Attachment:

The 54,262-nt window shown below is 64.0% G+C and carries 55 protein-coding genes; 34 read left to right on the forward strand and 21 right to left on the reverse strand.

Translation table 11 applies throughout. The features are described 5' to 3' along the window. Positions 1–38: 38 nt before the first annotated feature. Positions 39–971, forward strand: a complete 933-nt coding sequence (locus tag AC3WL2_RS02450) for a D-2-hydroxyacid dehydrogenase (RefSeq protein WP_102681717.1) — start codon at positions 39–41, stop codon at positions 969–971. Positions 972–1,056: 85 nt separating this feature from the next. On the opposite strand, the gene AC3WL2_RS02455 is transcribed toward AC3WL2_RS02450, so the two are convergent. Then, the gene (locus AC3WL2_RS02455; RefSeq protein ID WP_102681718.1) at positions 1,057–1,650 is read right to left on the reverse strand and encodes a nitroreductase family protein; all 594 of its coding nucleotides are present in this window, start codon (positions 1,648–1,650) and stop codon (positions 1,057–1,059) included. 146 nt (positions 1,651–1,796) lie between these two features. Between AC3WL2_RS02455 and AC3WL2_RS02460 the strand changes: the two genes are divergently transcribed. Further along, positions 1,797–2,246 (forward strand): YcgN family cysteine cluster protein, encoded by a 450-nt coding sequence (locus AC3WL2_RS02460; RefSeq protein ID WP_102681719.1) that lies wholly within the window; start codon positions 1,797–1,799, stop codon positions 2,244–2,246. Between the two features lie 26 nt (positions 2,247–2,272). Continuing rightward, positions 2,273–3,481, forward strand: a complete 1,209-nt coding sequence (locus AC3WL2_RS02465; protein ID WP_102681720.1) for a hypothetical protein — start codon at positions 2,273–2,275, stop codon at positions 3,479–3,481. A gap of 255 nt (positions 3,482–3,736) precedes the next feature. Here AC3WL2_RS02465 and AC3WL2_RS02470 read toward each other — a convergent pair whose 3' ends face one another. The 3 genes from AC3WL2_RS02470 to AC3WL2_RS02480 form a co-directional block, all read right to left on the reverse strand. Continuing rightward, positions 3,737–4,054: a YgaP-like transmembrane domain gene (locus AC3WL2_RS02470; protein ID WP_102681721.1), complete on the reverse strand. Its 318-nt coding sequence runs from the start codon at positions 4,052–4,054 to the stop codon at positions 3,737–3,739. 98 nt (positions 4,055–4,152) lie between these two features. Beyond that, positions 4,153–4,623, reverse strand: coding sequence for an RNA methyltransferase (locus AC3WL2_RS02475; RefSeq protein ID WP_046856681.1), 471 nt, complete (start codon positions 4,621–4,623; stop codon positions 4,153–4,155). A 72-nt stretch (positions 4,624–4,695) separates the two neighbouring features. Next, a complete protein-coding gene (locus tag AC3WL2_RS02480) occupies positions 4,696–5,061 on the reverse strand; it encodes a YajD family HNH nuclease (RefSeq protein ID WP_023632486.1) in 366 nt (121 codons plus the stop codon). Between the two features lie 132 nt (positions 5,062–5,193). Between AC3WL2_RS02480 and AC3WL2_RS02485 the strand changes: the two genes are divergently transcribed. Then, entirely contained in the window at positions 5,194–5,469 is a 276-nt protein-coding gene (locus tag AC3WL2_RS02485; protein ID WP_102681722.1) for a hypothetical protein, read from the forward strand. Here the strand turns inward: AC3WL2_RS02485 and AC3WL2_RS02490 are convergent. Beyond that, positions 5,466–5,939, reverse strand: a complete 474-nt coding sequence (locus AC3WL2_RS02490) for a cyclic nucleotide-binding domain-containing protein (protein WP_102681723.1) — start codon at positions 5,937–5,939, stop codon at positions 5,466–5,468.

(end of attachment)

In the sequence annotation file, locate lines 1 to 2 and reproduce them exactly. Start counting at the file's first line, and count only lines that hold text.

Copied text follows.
The 54,262-nt window shown below is 64.0% G+C and carries 55 protein-coding genes; 34 read left to right on the forward strand and 21 right to left on the reverse strand.

Translation table 11 applies throughout. The features are described 5' to 3' along the window. Positions 1–38: 38 nt before the first annotated feature. Positions 39–971, forward strand: a complete 933-nt coding sequence (locus tag AC3WL2_RS02450) for a D-2-hydroxyacid dehydrogenase (RefSeq protein WP_102681717.1) — start codon at positions 39–41, stop codon at positions 969–971. Positions 972–1,056: 85 nt separating this feature from the next. On the opposite strand, the gene AC3WL2_RS02455 is transcribed toward AC3WL2_RS02450, so the two are convergent. Then, the gene (locus AC3WL2_RS02455; RefSeq protein ID WP_102681718.1) at positions 1,057–1,650 is read right to left on the reverse strand and encodes a nitroreductase family protein; all 594 of its coding nucleotides are present in this window, start codon (positions 1,648–1,650) and stop codon (positions 1,057–1,059) included. 146 nt (positions 1,651–1,796) lie between these two features. Between AC3WL2_RS02455 and AC3WL2_RS02460 the strand changes: the two genes are divergently transcribed. Further along, positions 1,797–2,246 (forward strand): YcgN family cysteine cluster protein, encoded by a 450-nt coding sequence (locus AC3WL2_RS02460; RefSeq protein ID WP_102681719.1) that lies wholly within the window; start codon positions 1,797–1,799, stop codon positions 2,244–2,246. Between the two features lie 26 nt (positions 2,247–2,272). Continuing rightward, positions 2,273–3,481, forward strand: a complete 1,209-nt coding sequence (locus AC3WL2_RS02465; protein ID WP_102681720.1) for a hypothetical protein — start codon at positions 2,273–2,275, stop codon at positions 3,479–3,481. A gap of 255 nt (positions 3,482–3,736) precedes the next feature. Here AC3WL2_RS02465 and AC3WL2_RS02470 read toward each other — a convergent pair whose 3' ends face one another. The 3 genes from AC3WL2_RS02470 to AC3WL2_RS02480 form a co-directional block, all read right to left on the reverse strand. Continuing rightward, positions 3,737–4,054: a YgaP-like transmembrane domain gene (locus AC3WL2_RS02470; protein ID WP_102681721.1), complete on the reverse strand. Its 318-nt coding sequence runs from the start codon at positions 4,052–4,054 to the stop codon at positions 3,737–3,739. 98 nt (positions 4,055–4,152) lie between these two features. Beyond that, positions 4,153–4,623, reverse strand: coding sequence for an RNA methyltransferase (locus AC3WL2_RS02475; RefSeq protein ID WP_046856681.1), 471 nt, complete (start codon positions 4,621–4,623; stop codon positions 4,153–4,155). A 72-nt stretch (positions 4,624–4,695) separates the two neighbouring features. Next, a complete protein-coding gene (locus tag AC3WL2_RS02480) occupies positions 4,696–5,061 on the reverse strand; it encodes a YajD family HNH nuclease (RefSeq protein ID WP_023632486.1) in 366 nt (121 codons plus the stop codon). Between the two features lie 132 nt (positions 5,062–5,193). Between AC3WL2_RS02480 and AC3WL2_RS02485 the strand changes: the two genes are divergently transcribed. Then, entirely contained in the window at positions 5,194–5,469 is a 276-nt protein-coding gene (locus tag AC3WL2_RS02485; protein ID WP_102681722.1) for a hypothetical protein, read from the forward strand. Here the strand turns inward: AC3WL2_RS02485 and AC3WL2_RS02490 are convergent. Beyond that, positions 5,466–5,939, reverse strand: a complete 474-nt coding sequence (locus AC3WL2_RS02490) for a cyclic nucleotide-binding domain-containing protein (protein WP_102681723.1) — start codon at positions 5,937–5,939, stop codon at positions 5,466–5,468.